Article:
Billy Baloo Show Extended at Playhouse

Billy Baloo Show Extended at Playhouse

October 20, 2023
by Louisa Hufstader, Vineyard Gazette

The new musical Billy Baloo has quickly become a hit for the Martha’s Vineyard Playhouse, which is adding five more performances Oct. 23 through Oct. 28.

“It’s totally been selling out, pretty much from the first preview,” said playhouse executive and artistic director MJ Bruder Munafo, who directs the spirited Western dramedy starring Island singers Willy Mason and Lexie Roth.

“One of the most exciting things is that there have been so many wonderful young people coming,” Ms. Bruder Munafo added.

Set in the Rocky Mountains of Colorado in the late 1800s, the gold-rush tale is filled with appealing songs by Mr. Mason’s mother, Jemima James, and his late father Michael Mason, who died early this year after writing the play for over half a century.

Brother Sam Mason, a filmmaker in New York city, rounds out the family production with animated projections that add dimension, movement and intrigue to the action on stage. The set design is by Mac Young.

The live music includes both an overture and an entr’acte, played by an all-Islander trio of musical director and pianist Bill Peek ­— an experienced folk musician better known as a church organist and choir director at the First Congregational Church in West Tisbury — Eric Johnson on bass and Georgie Gude on harmonica.

Willy Mason, who also adapted his father’s book and contributed some of his own music to the show, plays the indolent Billy Baloo opposite Ms. Roth as Ada, the resolute new proprietor of a mining camp’s sole store.

Like Mr. Mason, Ms. Roth grew up in a musical family — her father is acclaimed session guitarist Arlen Roth, a seasonal Aquinnah resident — and went on to her own performing and recording career. The two singers also have recorded together.

Onstage, their characters quickly fall into an easy rapport as Billy tells Ada about the beavers that once lived in the mountains around the play’s setting of Solderville.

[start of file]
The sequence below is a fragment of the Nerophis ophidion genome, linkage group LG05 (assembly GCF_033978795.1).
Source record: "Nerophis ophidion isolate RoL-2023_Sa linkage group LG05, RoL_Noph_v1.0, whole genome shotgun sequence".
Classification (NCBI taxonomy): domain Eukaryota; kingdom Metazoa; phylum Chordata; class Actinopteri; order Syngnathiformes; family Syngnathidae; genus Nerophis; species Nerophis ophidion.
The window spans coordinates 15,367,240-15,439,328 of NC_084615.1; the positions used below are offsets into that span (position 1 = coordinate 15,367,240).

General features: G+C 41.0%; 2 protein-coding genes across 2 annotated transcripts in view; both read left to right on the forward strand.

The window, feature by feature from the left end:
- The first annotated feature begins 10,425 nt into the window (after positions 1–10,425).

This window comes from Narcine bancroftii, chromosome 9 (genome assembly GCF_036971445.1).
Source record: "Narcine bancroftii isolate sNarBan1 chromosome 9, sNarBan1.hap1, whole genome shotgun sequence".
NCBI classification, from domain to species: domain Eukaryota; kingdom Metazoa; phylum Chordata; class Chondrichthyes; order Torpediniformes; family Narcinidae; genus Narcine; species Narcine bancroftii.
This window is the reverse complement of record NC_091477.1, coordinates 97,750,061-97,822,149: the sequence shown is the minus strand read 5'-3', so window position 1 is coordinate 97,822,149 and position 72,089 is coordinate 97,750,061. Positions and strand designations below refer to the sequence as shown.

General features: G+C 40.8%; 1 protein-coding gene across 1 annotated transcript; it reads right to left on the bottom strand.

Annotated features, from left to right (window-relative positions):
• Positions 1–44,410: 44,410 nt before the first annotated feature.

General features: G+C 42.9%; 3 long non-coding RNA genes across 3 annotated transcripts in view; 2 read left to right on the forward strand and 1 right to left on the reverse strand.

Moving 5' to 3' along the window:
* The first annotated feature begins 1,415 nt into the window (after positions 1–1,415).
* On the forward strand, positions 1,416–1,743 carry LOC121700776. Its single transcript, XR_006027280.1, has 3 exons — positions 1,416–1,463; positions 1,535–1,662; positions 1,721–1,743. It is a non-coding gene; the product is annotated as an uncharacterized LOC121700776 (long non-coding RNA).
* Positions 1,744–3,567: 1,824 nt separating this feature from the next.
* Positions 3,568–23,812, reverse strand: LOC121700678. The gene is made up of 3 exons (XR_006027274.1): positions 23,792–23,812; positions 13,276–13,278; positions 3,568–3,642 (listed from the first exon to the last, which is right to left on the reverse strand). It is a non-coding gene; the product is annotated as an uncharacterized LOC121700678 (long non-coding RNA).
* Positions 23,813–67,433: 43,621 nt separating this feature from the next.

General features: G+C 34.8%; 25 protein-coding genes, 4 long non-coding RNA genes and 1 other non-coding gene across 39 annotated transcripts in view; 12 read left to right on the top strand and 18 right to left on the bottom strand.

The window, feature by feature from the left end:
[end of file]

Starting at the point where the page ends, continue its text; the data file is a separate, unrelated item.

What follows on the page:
Their dams transformed now-shallow Humbug Creek into a stairway of navigable ponds, he sings — “stairs up the steep sides of Creation, chawed by the jaws of the Beaver Nation” — before the fur-hat craze drove Solderville’s beavers to remoter peaks.

Ada, seeking an easier way to haul groceries up the mountain to her store and seeing that the fur trade has moved on, beseeches her new friend to find the four-legged critters and bring them back.

“Come on, Billy, be a believer: All it takes is a couple of beavers,” she sings, rallying him to a folkloric quest that results in some unexpected consequences.

With beavers and ponds restored, the general store flourishes, to the delight of the three bachelor prospectors who’ve made up most of Solderville’s population to date.

Islander Paul Munafo (the director’s husband), film and stage actor Jonathan Lipnick and musician Phil Lee form a hilarious trio as the long-isolated miners.

They also get some of the show’s best songs: Rocks, a witty celebration of the geological processes that brought them all together, and Oysters and Pâté, an ode to the tinned glories of the Perfection General Store that draws extra glamor from Sam Mason’s overhead projection of a rotating oyster shell.

The discovery of silver in Solderville brings a rush of miners, compellingly evoked in projected footage and personified by Islander Ty McDonald as Kevin Kelly, a young man who quickly becomes disillusioned with the mining corporation and admires the independent gold prospectors.

Kevin’s also bedazzled by Laura Lindsay, a saloon-singing ingenue played by New York-based film and television actor Jessie Pinnick, whose sweetly powerful voice soars on numbers like I Got Gold and her winsome duet with Ms. Roth, Beaver Moon.

Mr. McDonald’s standout song is the fiery Speak, Silent Stones, a call for solidarity among the silver workers.

“There’s a fact you must face for the whole human race, that’s that each soul was born as a miner, with an equal share claim registered in his name, and there’s none that deserves any finer,” he sings.

But so big-hearted is this show that no villain ever makes an appearance, even as the melodrama reaches its peak and gunfire rings out.

The corrupt mining corporation remains offstage, while the railroad that threatens to ruin Billy and Ada’s mountain shipping company is represented by a pair of bridges in Sam Mason’s flowing Humbug Creek projection.

An unexpected and highly satisfying denouement restores the balance of nature and commerce to Solderville, where Billy and Ada duet on Ms. James’s enigmatic title song to close the show.

After this week’s performances on Thursday and Friday, Billy Baloo returns next Tuesday through its new closing night on Oct. 28.

All shows start at 7 p.m., with a running time of less than two hours including intermission. For tickets: